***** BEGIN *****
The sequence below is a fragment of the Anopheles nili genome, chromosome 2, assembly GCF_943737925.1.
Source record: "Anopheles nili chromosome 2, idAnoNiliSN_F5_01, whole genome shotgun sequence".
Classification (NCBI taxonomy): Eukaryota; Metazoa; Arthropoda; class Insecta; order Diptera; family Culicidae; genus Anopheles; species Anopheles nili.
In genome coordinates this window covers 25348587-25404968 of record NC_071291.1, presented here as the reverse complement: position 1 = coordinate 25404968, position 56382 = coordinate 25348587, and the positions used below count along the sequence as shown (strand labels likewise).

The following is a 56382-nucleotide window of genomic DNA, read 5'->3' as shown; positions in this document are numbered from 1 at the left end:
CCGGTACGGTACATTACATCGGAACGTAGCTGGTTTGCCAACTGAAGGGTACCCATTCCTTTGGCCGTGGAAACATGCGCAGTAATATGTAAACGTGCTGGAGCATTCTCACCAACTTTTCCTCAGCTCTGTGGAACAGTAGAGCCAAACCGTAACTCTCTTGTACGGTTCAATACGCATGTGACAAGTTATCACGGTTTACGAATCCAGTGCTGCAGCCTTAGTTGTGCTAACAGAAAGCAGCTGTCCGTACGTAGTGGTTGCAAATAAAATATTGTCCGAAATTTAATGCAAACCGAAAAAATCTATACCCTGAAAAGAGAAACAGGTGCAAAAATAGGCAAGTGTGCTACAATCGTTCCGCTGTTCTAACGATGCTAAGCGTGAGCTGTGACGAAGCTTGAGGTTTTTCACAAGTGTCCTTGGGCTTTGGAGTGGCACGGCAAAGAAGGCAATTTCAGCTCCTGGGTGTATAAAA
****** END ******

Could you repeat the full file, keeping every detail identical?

The sequence below is a fragment of the Anopheles nili genome, chromosome 2, assembly GCF_943737925.1.
Source record: "Anopheles nili chromosome 2, idAnoNiliSN_F5_01, whole genome shotgun sequence".
Classification (NCBI taxonomy): Eukaryota; Metazoa; Arthropoda; class Insecta; order Diptera; family Culicidae; genus Anopheles; species Anopheles nili.
In genome coordinates this window covers 25348587-25404968 of record NC_071291.1, presented here as the reverse complement: position 1 = coordinate 25404968, position 56382 = coordinate 25348587, and the positions used below count along the sequence as shown (strand labels likewise).

The following is a 56382-nucleotide window of genomic DNA, read 5'->3' as shown; positions in this document are numbered from 1 at the left end:
CCGGTACGGTACATTACATCGGAACGTAGCTGGTTTGCCAACTGAAGGGTACCCATTCCTTTGGCCGTGGAAACATGCGCAGTAATATGTAAACGTGCTGGAGCATTCTCACCAACTTTTCCTCAGCTCTGTGGAACAGTAGAGCCAAACCGTAACTCTCTTGTACGGTTCAATACGCATGTGACAAGTTATCACGGTTTACGAATCCAGTGCTGCAGCCTTAGTTGTGCTAACAGAAAGCAGCTGTCCGTACGTAGTGGTTGCAAATAAAATATTGTCCGAAATTTAATGCAAACCGAAAAAATCTATACCCTGAAAAGAGAAACAGGTGCAAAAATAGGCAAGTGTGCTACAATCGTTCCGCTGTTCTAACGATGCTAAGCGTGAGCTGTGACGAAGCTTGAGGTTTTTCACAAGTGTCCTTGGGCTTTGGAGTGGCACGGCAAAGAAGGCAATTTCAGCTCCTGGGTGTATAAAA